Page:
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Medical Negligence Farleys Solicitors LLP

Frequently Asked Questions – Medical Negligence

Thinking of bringing a claim of medical negligence but have a few questions first? Below our medical negligence experts answer some of the most common FAQs. If your question isn’t answered below please get in touch with us today.

FAQs

What is medical negligence ?

When a healthcare professional such as Doctor, Nurse, Consultant, Pharmacist or private clinician has fallen below the standard of care expected of them and that has caused patient harm, the patient (or those acting on their behalf) can bring a claim.

What needs to be shown to prove a clinical negligence claim?

3 things :
1. That the organisation or doctor owed you a duty of care. All GP’s and NHS hospitals owe their patients this duty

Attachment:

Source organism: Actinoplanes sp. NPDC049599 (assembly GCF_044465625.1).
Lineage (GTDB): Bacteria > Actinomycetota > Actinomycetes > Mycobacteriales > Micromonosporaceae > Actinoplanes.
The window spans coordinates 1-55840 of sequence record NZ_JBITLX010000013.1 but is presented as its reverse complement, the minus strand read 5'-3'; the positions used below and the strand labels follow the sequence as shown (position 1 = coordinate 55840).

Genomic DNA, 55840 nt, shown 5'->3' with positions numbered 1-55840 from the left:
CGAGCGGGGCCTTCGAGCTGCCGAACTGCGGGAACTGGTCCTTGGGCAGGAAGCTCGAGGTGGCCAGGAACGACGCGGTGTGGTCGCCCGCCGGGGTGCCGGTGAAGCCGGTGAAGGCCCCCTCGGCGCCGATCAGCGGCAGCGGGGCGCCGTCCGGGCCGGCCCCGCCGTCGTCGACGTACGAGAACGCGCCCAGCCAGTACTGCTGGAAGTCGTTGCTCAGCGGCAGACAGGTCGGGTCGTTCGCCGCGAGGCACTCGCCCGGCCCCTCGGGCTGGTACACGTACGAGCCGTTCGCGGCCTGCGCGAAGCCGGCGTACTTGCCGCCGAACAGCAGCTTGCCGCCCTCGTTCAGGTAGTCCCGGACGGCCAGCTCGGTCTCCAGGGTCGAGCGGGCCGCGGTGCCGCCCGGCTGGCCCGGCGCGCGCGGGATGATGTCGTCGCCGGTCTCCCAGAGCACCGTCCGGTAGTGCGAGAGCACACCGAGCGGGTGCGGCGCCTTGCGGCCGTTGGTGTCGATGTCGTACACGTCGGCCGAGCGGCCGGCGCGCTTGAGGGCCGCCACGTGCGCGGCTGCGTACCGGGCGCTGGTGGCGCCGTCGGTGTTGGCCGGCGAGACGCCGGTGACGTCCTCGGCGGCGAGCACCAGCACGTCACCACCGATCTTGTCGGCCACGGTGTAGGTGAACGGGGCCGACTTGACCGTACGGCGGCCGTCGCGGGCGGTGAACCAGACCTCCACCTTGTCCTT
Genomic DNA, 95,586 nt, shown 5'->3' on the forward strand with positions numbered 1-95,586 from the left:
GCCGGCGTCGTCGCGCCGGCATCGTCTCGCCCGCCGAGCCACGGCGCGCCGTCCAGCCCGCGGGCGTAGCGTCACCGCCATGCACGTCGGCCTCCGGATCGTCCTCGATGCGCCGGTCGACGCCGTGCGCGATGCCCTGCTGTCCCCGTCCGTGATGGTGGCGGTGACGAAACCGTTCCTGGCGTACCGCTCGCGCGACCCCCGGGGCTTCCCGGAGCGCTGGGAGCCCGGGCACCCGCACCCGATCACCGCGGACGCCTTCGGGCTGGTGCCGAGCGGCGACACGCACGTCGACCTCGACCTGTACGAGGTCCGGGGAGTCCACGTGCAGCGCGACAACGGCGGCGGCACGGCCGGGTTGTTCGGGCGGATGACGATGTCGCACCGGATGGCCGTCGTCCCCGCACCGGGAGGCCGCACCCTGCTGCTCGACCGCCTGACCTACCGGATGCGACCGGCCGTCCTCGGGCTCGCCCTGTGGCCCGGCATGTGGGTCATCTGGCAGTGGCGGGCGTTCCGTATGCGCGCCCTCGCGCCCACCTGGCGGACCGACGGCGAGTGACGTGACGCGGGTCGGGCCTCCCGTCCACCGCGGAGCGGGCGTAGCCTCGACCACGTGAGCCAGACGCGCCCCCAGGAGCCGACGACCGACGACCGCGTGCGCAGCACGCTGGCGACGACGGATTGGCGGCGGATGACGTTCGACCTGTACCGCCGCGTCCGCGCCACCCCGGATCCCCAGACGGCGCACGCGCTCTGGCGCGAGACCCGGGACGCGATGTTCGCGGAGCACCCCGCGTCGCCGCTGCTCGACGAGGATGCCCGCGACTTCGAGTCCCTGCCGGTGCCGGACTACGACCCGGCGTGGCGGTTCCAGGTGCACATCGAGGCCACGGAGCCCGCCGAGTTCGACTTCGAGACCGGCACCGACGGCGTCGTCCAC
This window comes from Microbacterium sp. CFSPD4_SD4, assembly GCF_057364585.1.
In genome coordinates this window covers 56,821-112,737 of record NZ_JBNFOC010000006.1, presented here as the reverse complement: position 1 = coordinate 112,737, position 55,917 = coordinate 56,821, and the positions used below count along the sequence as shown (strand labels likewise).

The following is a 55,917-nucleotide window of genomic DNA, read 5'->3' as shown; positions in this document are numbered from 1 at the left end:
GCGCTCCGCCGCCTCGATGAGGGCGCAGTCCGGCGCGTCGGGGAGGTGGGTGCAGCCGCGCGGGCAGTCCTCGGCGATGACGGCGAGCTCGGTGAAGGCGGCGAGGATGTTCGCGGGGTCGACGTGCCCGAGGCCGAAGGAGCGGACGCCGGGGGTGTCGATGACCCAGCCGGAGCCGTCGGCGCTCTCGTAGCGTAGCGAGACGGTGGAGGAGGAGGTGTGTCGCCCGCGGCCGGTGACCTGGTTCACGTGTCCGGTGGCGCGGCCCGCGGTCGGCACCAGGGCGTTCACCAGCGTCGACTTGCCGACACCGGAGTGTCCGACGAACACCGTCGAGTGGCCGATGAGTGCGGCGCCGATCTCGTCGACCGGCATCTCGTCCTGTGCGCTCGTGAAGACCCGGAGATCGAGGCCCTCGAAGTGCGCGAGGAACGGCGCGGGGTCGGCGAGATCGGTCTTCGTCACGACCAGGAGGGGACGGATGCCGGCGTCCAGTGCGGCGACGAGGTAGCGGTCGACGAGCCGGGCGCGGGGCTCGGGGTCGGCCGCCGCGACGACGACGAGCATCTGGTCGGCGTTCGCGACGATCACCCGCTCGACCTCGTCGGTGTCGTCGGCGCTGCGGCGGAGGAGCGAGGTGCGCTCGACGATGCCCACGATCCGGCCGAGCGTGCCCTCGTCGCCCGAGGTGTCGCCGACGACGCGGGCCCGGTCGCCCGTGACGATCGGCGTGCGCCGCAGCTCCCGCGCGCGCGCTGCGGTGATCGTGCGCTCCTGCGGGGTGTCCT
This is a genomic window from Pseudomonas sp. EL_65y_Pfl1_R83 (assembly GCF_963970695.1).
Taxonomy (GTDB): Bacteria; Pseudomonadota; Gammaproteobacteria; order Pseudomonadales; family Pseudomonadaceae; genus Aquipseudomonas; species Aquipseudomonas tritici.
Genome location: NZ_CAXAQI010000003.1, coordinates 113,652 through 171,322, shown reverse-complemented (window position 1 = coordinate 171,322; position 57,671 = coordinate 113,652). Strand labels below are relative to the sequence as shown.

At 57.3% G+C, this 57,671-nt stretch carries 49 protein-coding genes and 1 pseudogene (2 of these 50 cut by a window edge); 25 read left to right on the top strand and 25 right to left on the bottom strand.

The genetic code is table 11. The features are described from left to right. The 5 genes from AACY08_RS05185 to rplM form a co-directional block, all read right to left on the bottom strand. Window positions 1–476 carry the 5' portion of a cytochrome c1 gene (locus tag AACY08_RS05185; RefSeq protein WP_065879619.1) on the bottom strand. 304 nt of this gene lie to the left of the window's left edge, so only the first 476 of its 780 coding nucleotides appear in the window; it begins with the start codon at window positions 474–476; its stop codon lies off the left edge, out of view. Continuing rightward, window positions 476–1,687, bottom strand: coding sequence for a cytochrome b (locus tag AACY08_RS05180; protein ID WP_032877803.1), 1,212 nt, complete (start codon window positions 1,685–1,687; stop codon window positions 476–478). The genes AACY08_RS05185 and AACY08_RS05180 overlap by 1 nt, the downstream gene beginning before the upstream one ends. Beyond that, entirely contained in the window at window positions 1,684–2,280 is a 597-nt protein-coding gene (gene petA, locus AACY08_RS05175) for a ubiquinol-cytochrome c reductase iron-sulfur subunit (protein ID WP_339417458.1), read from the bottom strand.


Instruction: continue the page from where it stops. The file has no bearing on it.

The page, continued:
AND

2. The person treating you has in some way breached their duty of care to you. In other words they have made a mistake (error) that no competent doctor in their position would make.

AND

3. That the mistake or error caused you injury

Who do I sue?

General Practitioner - Where there has been negligence by a GP, the claim is brought against the individual GP. The claim is often dealt with by the Medical Defence Union on behalf of the Doctor.
NHS Doctor or Nurse - Where the error has been made by a nurse or Doctor employed by a NHS hospital, the claim is made against the relevant Hospital trust. The claim is mainly dealt with by NHS Resolution on behalf of the Trust.
Private Doctor or consultant – A claim is brought directly against the Doctor or Consultant involved, with involvement from the Doctors insurers.
Ambulance Staff – usually a claim is dealt with by the Ambulance Trust that runs the relevant ambulance service
District Nurses – this dependants on who the nurses are recruited by, but the claim will normally be addressed to relevant Trust or in some cases the CCG
Dentists – A claim in negligence is brought directly against a dentist and the claim is often dealt with by the MDDU

Will I have to pay privately for my case?